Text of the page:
Monday, September 11, 2006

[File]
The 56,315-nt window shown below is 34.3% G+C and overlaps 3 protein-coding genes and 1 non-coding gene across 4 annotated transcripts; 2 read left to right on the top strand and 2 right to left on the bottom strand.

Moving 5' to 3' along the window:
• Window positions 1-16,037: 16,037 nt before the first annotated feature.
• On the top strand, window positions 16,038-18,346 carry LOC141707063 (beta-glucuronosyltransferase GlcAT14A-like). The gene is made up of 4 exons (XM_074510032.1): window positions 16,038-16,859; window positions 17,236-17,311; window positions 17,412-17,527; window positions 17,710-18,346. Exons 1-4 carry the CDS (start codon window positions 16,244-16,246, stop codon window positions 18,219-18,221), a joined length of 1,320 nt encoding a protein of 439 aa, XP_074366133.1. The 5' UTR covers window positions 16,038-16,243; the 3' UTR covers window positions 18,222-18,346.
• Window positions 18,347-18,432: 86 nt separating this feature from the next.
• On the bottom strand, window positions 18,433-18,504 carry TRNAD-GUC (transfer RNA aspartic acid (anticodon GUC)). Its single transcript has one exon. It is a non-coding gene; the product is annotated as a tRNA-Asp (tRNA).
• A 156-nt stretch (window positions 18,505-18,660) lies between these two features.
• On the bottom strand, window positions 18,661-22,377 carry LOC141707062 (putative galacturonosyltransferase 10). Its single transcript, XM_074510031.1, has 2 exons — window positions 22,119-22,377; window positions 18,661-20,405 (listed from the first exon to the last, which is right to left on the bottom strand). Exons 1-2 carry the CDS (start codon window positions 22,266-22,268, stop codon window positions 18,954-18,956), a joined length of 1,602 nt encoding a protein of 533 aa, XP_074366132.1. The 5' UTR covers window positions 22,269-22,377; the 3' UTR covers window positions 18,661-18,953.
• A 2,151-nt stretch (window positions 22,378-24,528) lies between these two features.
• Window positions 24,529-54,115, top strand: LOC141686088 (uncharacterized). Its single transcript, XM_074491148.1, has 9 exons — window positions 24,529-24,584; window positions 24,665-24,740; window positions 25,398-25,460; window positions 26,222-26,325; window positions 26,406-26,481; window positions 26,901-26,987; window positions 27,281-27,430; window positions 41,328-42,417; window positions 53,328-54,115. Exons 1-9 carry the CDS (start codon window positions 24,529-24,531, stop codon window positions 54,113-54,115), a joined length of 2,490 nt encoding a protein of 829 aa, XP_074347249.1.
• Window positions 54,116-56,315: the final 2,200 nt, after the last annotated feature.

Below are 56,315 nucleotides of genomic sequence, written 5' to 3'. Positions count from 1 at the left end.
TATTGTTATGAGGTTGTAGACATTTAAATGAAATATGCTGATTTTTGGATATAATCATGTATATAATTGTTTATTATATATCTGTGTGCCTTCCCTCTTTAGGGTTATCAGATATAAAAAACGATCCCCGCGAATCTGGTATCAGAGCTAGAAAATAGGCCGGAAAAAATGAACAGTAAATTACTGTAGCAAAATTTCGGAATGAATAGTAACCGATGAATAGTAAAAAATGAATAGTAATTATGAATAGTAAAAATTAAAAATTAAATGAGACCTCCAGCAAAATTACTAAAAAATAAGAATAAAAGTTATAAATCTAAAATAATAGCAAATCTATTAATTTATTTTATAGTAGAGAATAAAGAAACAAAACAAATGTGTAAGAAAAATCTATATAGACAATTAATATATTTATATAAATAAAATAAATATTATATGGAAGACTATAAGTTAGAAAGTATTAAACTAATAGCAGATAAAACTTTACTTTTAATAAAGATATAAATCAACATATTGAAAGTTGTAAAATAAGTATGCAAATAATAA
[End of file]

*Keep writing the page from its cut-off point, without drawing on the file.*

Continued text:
"Where were you?" "What were you doing?" These used to be questions that were easily answered by my parents' generation, "What were you doing? Where were you [when you heard Kennedy had been shot]? Now these questions have a meaning for me and my generation. They no longer refer to a distant past, but a much more recent and painful event in our own lives. One that we would prefer not to believe happened. One that in some ways was more like a movie than real life. An event that did not just make history, but changed the course of history. "Where were you?" "What were you doing?" Eventually my children are going to ask me these questions. How will I ever be able to convey the magnitude of shock, horror and grief? How can I possibly express my fear that this will happen again in their lifetimes? How can I reassure them once they know this can happen? I guess the next question is "What will I do?" For now, I hope and I pray, and, most of all, I remember. Where was I? What was I doing? I was 7 months pregnant. My first child was due in exactly 2 months. I was sick for most of my pregnancy and mornings were the worst. I had arranged with my boss that I come in later in the day - a little extra sleep seemed to help. I got up around 8:30 a.m. or so, (threw up a time or three) and got ready for work. It was about 9:45 when I got in the car and turned on the radio. The first thing I heard was that a plane had crashed into the pentagon. I remember my first thought was "Oh my God. It's another McVeigh." I called my husband, horrified. He knew. I asked why he hadn't called and he said he'd assumed I was listening. He told me about the WTC. I was so wrong. It was much worse than I'd first imagined. When I arrived at work, I was able to check the internet some. Pictures were slow in coming, and the newsites were slammed. A couple of people were able to grab the photos and e-mailed them around the office along with status reports they were coming across. Some of my colleagues were worried and afraid it would happen here. They wanted to go home. I remember telling someone who asked why I wasn't going home - our building was too short for us to be in danger. I know it sounds like I was being a smart ass, but I wasn't. It was just logical to me. I decided to stay at the office for a little longer after we were told we could go home. As long as I was at the office, I didn't have to deal with it. I didn't have to decide when to turn off the television - knowing I wouldn't be able to; T.V. wasn't available at the office. I don't remember being afraid for the baby. I worry some now, though. Too many have forgotten the anger and outrage. Too many are more interested in playing the blame game than in rooting out a pernicious evil. Too many are more interested in blaming America than in understanding that this type of hate has nothing to do with us as a people, our government's policies or our culture. It is simply hate with no explanation. Too many would prefer to use the attacks of September 11, 2001 for their own purposes, be they political or personal. Too many would prefer this country divided and in danger than united against the threat these people pose. What happened to United We Stand?


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